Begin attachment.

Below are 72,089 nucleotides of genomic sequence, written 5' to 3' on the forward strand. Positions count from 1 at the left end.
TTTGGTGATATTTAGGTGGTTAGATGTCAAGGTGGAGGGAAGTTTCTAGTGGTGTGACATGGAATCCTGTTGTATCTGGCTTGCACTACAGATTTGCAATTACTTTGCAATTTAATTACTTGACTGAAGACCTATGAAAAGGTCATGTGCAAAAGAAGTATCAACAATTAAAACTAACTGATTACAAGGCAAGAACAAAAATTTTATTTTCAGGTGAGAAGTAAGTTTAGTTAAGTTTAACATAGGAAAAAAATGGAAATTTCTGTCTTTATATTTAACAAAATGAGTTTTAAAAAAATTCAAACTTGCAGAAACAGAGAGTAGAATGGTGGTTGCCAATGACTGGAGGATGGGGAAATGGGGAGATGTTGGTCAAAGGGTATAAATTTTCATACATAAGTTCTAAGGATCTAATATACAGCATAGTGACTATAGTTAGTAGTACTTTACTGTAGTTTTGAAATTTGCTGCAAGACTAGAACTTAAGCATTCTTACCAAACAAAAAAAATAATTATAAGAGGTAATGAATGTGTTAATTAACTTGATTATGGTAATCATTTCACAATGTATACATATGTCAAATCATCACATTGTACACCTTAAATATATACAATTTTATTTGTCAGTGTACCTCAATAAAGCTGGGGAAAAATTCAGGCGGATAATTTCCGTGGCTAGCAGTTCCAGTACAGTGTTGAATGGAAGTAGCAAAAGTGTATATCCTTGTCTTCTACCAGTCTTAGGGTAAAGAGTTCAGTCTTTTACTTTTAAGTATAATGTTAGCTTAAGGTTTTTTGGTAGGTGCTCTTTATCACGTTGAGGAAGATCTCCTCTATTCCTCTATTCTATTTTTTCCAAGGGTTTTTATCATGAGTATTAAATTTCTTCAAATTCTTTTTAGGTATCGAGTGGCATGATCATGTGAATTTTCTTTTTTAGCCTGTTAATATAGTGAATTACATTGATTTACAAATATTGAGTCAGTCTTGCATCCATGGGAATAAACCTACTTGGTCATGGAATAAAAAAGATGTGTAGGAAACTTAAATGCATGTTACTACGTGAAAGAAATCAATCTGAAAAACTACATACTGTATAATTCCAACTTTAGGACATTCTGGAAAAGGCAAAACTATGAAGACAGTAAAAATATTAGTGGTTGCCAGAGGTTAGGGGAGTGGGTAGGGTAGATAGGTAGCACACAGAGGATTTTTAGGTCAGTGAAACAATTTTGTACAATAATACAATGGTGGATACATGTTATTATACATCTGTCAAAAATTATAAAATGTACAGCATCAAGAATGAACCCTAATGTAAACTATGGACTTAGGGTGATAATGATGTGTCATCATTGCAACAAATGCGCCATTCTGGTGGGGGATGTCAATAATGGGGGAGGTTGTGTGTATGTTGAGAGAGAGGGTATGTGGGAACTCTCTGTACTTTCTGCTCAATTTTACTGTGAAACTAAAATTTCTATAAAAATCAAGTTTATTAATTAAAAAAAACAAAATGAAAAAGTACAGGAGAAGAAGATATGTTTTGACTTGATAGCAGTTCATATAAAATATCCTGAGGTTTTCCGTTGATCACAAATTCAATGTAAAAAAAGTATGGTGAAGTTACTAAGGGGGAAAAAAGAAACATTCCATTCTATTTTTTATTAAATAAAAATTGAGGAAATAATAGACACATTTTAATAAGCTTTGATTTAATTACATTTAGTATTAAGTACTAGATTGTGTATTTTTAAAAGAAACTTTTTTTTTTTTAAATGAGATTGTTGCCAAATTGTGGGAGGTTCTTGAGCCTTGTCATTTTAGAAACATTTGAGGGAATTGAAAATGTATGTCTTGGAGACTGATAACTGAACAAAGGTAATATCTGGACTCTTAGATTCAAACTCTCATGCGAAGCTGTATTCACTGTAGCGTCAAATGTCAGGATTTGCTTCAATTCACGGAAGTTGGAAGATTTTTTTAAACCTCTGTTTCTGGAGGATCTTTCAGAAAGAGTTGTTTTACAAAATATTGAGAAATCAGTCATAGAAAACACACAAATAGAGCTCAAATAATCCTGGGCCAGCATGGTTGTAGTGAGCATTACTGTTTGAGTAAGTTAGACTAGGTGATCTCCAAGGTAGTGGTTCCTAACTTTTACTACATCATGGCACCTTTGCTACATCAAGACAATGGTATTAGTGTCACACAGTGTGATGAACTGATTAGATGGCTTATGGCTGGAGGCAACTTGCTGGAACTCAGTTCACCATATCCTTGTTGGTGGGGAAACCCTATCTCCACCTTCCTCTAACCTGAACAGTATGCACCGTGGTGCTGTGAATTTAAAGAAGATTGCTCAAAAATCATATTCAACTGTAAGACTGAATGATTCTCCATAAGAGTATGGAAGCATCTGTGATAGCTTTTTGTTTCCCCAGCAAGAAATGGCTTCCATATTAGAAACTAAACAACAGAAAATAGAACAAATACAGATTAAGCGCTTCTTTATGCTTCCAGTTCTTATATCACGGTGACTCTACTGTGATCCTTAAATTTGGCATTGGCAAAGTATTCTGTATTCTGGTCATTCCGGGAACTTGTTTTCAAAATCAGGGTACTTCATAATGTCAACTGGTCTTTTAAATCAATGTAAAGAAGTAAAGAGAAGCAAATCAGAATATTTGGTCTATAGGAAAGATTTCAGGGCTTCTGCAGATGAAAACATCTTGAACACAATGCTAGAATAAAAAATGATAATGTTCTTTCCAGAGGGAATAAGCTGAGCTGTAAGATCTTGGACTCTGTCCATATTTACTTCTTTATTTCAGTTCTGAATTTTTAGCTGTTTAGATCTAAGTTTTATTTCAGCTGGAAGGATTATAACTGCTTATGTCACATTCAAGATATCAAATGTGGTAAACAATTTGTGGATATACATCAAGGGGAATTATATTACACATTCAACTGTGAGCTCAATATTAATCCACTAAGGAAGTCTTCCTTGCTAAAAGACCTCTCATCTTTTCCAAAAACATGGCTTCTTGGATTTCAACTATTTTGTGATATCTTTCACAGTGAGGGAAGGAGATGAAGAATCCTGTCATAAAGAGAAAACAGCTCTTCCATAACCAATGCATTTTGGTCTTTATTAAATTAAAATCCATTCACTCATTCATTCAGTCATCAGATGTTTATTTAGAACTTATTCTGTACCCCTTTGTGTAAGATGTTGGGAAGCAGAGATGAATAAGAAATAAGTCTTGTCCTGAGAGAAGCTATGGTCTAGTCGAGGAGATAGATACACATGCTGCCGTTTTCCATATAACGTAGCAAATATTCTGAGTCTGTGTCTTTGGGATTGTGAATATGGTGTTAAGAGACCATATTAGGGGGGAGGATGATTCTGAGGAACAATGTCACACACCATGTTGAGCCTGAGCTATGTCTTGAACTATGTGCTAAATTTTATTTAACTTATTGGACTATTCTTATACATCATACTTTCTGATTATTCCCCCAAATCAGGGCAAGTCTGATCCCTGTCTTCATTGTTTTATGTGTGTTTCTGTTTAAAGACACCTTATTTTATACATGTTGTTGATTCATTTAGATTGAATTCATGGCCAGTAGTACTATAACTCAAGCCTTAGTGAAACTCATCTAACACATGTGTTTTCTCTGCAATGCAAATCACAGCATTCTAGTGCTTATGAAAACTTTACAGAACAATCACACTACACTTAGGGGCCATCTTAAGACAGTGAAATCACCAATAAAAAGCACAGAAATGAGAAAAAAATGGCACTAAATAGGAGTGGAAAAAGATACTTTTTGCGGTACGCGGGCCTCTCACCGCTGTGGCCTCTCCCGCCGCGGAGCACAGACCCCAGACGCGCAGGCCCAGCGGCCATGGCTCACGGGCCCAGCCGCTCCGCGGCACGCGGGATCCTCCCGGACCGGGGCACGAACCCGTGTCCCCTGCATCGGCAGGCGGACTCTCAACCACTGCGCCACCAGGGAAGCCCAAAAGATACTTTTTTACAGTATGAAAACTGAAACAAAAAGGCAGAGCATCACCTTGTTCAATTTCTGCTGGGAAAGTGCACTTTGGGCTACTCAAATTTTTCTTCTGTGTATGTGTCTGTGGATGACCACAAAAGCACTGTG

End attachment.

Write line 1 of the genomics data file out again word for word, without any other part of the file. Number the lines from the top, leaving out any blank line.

Below are 72,089 nucleotides of genomic sequence, written 5' to 3' on the forward strand. Positions count from 1 at the left end.